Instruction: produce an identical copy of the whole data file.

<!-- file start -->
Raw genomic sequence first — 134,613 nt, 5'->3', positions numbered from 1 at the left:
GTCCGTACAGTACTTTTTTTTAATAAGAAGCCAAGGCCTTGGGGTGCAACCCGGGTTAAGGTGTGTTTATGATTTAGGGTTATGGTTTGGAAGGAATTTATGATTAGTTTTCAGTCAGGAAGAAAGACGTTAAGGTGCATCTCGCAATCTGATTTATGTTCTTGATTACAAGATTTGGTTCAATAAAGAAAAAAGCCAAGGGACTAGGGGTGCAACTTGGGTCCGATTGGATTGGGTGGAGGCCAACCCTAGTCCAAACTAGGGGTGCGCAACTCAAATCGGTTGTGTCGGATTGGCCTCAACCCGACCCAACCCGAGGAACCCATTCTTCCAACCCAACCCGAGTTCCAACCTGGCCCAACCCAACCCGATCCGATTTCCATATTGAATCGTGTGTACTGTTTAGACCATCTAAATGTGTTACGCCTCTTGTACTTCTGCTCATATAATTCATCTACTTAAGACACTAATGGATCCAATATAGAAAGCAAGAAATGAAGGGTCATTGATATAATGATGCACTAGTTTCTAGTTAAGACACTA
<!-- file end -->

Raw genomic sequence first — 134,613 nt, 5'->3', positions numbered from 1 at the left:
GTCCGTACAGTACTTTTTTTTAATAAGAAGCCAAGGCCTTGGGGTGCAACCCGGGTTAAGGTGTGTTTATGATTTAGGGTTATGGTTTGGAAGGAATTTATGATTAGTTTTCAGTCAGGAAGAAAGACGTTAAGGTGCATCTCGCAATCTGATTTATGTTCTTGATTACAAGATTTGGTTCAATAAAGAAAAAAGCCAAGGGACTAGGGGTGCAACTTGGGTCCGATTGGATTGGGTGGAGGCCAACCCTAGTCCAAACTAGGGGTGCGCAACTCAAATCGGTTGTGTCGGATTGGCCTCAACCCGACCCAACCCGAGGAACCCATTCTTCCAACCCAACCCGAGTTCCAACCTGGCCCAACCCAACCCGATCCGATTTCCATATTGAATCGTGTGTACTGTTTAGACCATCTAAATGTGTTACGCCTCTTGTACTTCTGCTCATATAATTCATCTACTTAAGACACTAATGGATCCAATATAGAAAGCAAGAAATGAAGGGTCATTGATATAATGATGCACTAGTTTCTAGTTAAGACACTA